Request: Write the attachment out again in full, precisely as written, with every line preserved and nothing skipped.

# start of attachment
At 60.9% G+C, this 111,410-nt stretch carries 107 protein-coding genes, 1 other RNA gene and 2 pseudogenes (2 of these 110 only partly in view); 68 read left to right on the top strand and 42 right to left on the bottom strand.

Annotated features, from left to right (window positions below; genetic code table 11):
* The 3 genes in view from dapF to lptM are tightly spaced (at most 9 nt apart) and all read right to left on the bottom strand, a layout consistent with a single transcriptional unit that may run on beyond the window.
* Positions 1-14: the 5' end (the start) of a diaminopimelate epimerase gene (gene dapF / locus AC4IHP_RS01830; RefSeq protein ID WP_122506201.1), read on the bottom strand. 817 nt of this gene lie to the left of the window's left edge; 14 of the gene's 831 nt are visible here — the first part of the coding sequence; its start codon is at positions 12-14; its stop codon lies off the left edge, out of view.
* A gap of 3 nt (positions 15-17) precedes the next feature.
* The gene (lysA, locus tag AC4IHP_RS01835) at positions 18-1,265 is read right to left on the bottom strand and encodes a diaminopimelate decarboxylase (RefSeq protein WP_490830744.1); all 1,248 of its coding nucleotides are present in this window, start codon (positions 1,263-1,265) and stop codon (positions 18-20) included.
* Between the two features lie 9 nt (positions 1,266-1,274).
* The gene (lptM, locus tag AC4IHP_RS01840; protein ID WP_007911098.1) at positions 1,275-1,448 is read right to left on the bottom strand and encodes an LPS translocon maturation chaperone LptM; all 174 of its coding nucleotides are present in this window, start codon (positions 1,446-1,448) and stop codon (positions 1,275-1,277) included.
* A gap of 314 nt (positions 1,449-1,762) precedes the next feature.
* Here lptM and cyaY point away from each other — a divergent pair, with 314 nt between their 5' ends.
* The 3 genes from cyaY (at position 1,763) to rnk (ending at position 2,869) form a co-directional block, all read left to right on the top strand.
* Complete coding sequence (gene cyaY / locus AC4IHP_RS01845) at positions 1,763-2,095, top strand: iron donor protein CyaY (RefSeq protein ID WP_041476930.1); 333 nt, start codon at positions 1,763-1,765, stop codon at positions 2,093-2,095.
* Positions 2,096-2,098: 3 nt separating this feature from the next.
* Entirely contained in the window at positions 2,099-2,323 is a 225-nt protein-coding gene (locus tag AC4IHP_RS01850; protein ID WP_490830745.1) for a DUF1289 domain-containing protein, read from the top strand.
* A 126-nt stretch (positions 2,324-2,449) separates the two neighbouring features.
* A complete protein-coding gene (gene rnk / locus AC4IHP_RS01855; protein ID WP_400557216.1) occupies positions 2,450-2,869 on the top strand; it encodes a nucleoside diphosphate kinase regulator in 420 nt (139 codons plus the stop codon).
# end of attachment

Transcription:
At 60.9% G+C, this 111,410-nt stretch carries 107 protein-coding genes, 1 other RNA gene and 2 pseudogenes (2 of these 110 only partly in view); 68 read left to right on the top strand and 42 right to left on the bottom strand.

Annotated features, from left to right (window positions below; genetic code table 11):
* The 3 genes in view from dapF to lptM are tightly spaced (at most 9 nt apart) and all read right to left on the bottom strand, a layout consistent with a single transcriptional unit that may run on beyond the window.
* Positions 1-14: the 5' end (the start) of a diaminopimelate epimerase gene (gene dapF / locus AC4IHP_RS01830; RefSeq protein ID WP_122506201.1), read on the bottom strand. 817 nt of this gene lie to the left of the window's left edge; 14 of the gene's 831 nt are visible here — the first part of the coding sequence; its start codon is at positions 12-14; its stop codon lies off the left edge, out of view.
* A gap of 3 nt (positions 15-17) precedes the next feature.
* The gene (lysA, locus tag AC4IHP_RS01835) at positions 18-1,265 is read right to left on the bottom strand and encodes a diaminopimelate decarboxylase (RefSeq protein WP_490830744.1); all 1,248 of its coding nucleotides are present in this window, start codon (positions 1,263-1,265) and stop codon (positions 18-20) included.
* Between the two features lie 9 nt (positions 1,266-1,274).
* The gene (lptM, locus tag AC4IHP_RS01840; protein ID WP_007911098.1) at positions 1,275-1,448 is read right to left on the bottom strand and encodes an LPS translocon maturation chaperone LptM; all 174 of its coding nucleotides are present in this window, start codon (positions 1,446-1,448) and stop codon (positions 1,275-1,277) included.
* A gap of 314 nt (positions 1,449-1,762) precedes the next feature.
* Here lptM and cyaY point away from each other — a divergent pair, with 314 nt between their 5' ends.
* The 3 genes from cyaY (at position 1,763) to rnk (ending at position 2,869) form a co-directional block, all read left to right on the top strand.
* Complete coding sequence (gene cyaY / locus AC4IHP_RS01845) at positions 1,763-2,095, top strand: iron donor protein CyaY (RefSeq protein ID WP_041476930.1); 333 nt, start codon at positions 1,763-1,765, stop codon at positions 2,093-2,095.
* Positions 2,096-2,098: 3 nt separating this feature from the next.
* Entirely contained in the window at positions 2,099-2,323 is a 225-nt protein-coding gene (locus tag AC4IHP_RS01850; protein ID WP_490830745.1) for a DUF1289 domain-containing protein, read from the top strand.
* A 126-nt stretch (positions 2,324-2,449) separates the two neighbouring features.
* A complete protein-coding gene (gene rnk / locus AC4IHP_RS01855; protein ID WP_400557216.1) occupies positions 2,450-2,869 on the top strand; it encodes a nucleoside diphosphate kinase regulator in 420 nt (139 codons plus the stop codon).